The German election campaign has been entirely lacking in substance. Laschet, Baerbock, Scholz: none seem to grip the public’s attention. None are good enough to stand out, yet none are bad enough to drop out as the media and the opposition struggle to land definitive blows. Amid the monotony of political circus and sclerosis, the German press’s tactics are becoming increasingly outlandish, as two 11-year-old children asking questions about land requisition processes on television showed.
A particular segment on the talk show Late Night Berlin is responsible: the idea is that children ask politicians questions. In the last episode, broadcast on Tuesday, Merkel’s would-be successor Armin Laschet was made to sit in a tent on a tiny chair, surrounded by stuffed toys and fairy lights, visibly uncomfortable. Here was a 60-year-old, clad in a suit and tie, wedged in between his inquisitors for the evening, Romeo and Pauline, both 11.
The idea is that children could ask straight questions and receive straight answers. It’s also more difficult for politicians to respond flippantly or go on the attack, especially since a child’s intentions are good. They are less likely to lay tactical tripwire, like journalists out for a scoop.
But Laschet was visibly frustrated when Romeo and Pauline proceeded with questions that indicated wisdom beyond their years. Perhaps receiving the help of backstage whisperers, they began by pressing him on the issue of the controversial clearing out of protesters and residents from Hambach Forest near Cologne, where coal mining projects threaten to destroy the landscape and residential areas. This happened in 2018: Pauline and Romeo were just 8 years old.
Romeo then turned up the heat by asking whether Hans-Georg Maaßen, a colleague of Laschet’s on the right fringes of the party, was ‘a Nazi’. Laschet, now clearly frustrated, demanded to know if Romeo even knew who Maaßen was. When the boy then referred to a 2017 interview from Der Spiegel magazine, Laschet reached the end of his fuse, snapping counter questions at the children from his tiny chair. As if the entire situation wasn’t surreal enough, this ten-minute conversion was accompanied throughout by light comedy music. Naturally, memes made the rounds afterwards. Naturally, nobody discussed the content he had spoken about.
The fact that the German media feel the need to jazz up the campaign with silly debating formats is indicative of the poor quality of the national conversation overall. When Laschet was last in the news, it was for similarly less than flattering reasons. After the second TV debate, most polls indicated a clear victory for his rival, the SPD’s Olaf Scholz. Yet Laschet was filmed straight afterwards standing in the middle of a crowd chanting ‘Armin Laschet will be chancellor!’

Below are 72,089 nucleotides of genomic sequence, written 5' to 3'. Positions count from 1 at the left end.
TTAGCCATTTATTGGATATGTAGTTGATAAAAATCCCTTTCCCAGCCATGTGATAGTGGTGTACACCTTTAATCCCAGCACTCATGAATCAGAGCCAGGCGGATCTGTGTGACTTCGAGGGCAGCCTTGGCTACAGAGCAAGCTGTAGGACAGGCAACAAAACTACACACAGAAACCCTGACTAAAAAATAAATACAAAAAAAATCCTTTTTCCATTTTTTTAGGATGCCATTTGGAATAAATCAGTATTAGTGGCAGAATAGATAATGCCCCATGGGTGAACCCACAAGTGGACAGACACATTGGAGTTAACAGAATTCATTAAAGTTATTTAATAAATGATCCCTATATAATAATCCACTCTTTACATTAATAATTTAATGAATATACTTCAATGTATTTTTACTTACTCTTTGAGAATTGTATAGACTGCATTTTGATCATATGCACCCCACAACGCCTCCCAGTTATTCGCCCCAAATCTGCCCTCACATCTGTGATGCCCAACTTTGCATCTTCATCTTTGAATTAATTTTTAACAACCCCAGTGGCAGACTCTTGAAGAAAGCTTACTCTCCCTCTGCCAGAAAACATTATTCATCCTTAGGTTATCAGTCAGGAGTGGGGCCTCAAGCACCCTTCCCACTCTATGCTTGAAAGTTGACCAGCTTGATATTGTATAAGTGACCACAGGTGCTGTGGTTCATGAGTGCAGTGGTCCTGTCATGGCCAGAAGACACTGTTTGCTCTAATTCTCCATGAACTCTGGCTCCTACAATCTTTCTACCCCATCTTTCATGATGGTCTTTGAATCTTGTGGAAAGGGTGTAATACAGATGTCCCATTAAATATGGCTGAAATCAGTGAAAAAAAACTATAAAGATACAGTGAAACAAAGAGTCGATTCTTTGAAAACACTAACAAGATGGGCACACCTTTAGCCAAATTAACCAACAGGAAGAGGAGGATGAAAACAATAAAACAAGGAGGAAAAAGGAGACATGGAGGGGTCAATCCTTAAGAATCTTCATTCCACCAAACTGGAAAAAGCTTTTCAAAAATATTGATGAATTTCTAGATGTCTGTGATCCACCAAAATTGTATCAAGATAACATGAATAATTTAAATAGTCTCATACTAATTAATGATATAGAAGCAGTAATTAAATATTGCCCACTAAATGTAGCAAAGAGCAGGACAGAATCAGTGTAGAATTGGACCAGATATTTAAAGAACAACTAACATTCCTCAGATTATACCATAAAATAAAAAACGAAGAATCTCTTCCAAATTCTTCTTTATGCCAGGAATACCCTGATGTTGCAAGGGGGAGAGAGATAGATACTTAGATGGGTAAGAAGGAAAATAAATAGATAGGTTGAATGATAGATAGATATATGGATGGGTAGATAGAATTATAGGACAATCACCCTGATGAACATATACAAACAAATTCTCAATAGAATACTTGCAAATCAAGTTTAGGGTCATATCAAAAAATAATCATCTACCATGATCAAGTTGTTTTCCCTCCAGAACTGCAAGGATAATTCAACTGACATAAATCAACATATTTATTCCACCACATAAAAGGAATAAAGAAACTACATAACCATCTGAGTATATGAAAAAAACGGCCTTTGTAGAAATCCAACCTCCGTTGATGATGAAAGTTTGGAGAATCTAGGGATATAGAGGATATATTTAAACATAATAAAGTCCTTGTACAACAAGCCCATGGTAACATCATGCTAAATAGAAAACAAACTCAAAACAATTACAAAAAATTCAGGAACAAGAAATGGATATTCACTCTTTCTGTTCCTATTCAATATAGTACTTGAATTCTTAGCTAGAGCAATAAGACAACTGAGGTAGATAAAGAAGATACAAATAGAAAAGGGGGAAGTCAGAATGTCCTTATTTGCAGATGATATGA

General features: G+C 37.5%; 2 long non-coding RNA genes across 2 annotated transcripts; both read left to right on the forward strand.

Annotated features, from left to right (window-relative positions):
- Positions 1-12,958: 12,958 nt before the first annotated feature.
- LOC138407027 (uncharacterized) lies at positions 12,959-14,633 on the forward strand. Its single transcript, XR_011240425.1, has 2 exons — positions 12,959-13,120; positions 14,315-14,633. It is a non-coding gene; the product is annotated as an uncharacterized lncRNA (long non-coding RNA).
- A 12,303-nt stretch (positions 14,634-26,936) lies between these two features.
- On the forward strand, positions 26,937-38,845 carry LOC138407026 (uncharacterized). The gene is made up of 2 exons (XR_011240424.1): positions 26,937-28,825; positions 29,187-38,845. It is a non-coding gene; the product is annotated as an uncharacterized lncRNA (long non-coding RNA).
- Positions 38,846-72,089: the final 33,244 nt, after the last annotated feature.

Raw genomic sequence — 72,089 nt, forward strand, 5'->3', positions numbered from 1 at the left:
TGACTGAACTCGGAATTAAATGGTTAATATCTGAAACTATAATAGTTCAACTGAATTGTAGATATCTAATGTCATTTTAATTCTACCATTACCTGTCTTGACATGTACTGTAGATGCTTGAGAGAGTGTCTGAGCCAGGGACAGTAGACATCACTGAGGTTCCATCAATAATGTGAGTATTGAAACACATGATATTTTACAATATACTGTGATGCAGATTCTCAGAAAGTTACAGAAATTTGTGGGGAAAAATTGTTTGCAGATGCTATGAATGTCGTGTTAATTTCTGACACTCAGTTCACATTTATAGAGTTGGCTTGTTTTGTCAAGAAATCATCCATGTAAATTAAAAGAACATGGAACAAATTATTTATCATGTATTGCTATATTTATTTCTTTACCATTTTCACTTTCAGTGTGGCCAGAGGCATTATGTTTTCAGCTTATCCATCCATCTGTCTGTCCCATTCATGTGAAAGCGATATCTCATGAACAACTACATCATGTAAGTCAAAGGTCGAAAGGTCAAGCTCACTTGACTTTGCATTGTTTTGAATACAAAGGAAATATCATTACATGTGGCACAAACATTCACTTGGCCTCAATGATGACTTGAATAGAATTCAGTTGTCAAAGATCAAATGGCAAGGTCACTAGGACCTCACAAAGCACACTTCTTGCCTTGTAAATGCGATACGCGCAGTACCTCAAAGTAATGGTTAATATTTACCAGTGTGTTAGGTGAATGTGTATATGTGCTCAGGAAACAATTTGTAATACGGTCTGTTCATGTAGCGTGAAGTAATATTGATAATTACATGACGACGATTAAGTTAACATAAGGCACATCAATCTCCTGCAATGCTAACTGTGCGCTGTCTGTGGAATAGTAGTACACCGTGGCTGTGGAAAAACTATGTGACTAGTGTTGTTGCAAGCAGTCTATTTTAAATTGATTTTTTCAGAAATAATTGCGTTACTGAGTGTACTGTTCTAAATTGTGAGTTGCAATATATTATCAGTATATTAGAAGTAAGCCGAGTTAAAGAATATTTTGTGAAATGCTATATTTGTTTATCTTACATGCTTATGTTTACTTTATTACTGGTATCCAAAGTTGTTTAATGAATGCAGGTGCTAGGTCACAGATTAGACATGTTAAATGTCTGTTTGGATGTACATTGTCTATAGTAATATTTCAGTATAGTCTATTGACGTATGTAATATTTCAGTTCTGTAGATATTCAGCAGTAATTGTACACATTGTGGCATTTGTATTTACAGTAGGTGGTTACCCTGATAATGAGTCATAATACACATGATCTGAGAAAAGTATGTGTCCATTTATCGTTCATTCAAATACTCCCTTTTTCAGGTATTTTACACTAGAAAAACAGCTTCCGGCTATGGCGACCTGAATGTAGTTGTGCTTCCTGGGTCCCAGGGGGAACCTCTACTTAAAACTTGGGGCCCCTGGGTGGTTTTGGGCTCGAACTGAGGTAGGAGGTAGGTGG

Laschet’s CDU/CSU is currently polling at around 20 per cent, a nadir for the party that has dominated (West) German politics since 1949. Yet he still projects complete complete confidence in victory while party colleagues have openly admitted that they have stopped knocking on doors because they think there is no point in doing so with Laschet at the helm. His claims against the SPD – that it has always stood on the wrong side of history – are backfiring. Two of West Germany’s best-loved chancellors, Helmut Schmidt and Willy Brandt were SPD men and have done much to transform the country socially. As Laschet attempts to fling mud at his opponents, most sticks on himself.
Meanwhile, Annalena Baerbock’s Greens are also in a downward spiral. Their mishaps may seem less abrasive on paper but their polling figures have almost halved from their highpoint back in the spring. Now at around 15 per cent, they mostly garner support from urban areas in West Germany and in Berlin, but elsewhere people are put off by what they perceive as unrealistic demands on the population. In East Germany in particular, there is outright hostility. The Green candidate for the constituency of Mansfeld in Saxony-Anhalt, the 20-year-old Mika-Sören Erdmann knows he is optimistic when he aims for 5 per cent.
The person set to benefit from the antics of his rivals is Olaf Scholz. With calculated consistency, he has begun to build up an image of himself as the natural heir to Merkelism. Where Laschet laughs inappropriately when flooding victims need support, Scholz appears to reassure and promises solutions. Where Baerbock demands unfeasibly high sacrifices on the altar of environmentalism, Scholz offers gentle decarbonisation. The SPD candidate casts himself as the voice of reason in the jungle of German electioneering.
But even Scholz’s calm is part of the show. As he folds his hands into the famous Merkel diamond and parrots her stock phrases, he too becomes an empty character without substance. He offers no more vision for the direction Germany should take now than his rivals. What would Scholz’ foreign policy look like? What would he do to increase social mobility? How would his government restructure social care to make it future proof? What would he do to plug the gaping hole for skilled labour in the job market? Who knows? If Scholz has any concrete ideas, he has kept them to himself.
The huge Merkel-shaped hole which is about to appear in the centre of Europe offered a unique opportunity for one of the most potent democracies on earth to take stock and renew. Instead, German voters are offered the blinding lights of a political circus full of rhetorical acrobatics and sad clowns.<//>
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